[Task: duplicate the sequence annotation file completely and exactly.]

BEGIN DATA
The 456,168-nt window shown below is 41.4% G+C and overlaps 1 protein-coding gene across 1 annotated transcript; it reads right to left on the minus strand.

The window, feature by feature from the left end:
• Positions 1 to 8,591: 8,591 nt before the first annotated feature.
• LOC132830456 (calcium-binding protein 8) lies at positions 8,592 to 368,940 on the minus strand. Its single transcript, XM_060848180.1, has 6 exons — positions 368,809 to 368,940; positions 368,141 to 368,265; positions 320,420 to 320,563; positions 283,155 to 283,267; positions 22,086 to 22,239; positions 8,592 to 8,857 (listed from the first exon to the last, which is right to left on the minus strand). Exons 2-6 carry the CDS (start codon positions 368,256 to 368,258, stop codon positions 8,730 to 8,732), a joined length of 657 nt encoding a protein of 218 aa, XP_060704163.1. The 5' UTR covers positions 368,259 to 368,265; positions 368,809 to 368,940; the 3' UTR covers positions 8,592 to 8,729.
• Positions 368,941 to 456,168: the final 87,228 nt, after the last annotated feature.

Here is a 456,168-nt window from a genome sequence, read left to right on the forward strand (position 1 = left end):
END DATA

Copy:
The 456,168-nt window shown below is 41.4% G+C and overlaps 1 protein-coding gene across 1 annotated transcript; it reads right to left on the minus strand.

The window, feature by feature from the left end:
• Positions 1 to 8,591: 8,591 nt before the first annotated feature.
• LOC132830456 (calcium-binding protein 8) lies at positions 8,592 to 368,940 on the minus strand. Its single transcript, XM_060848180.1, has 6 exons — positions 368,809 to 368,940; positions 368,141 to 368,265; positions 320,420 to 320,563; positions 283,155 to 283,267; positions 22,086 to 22,239; positions 8,592 to 8,857 (listed from the first exon to the last, which is right to left on the minus strand). Exons 2-6 carry the CDS (start codon positions 368,256 to 368,258, stop codon positions 8,730 to 8,732), a joined length of 657 nt encoding a protein of 218 aa, XP_060704163.1. The 5' UTR covers positions 368,259 to 368,265; positions 368,809 to 368,940; the 3' UTR covers positions 8,592 to 8,729.
• Positions 368,941 to 456,168: the final 87,228 nt, after the last annotated feature.

Here is a 456,168-nt window from a genome sequence, read left to right on the forward strand (position 1 = left end):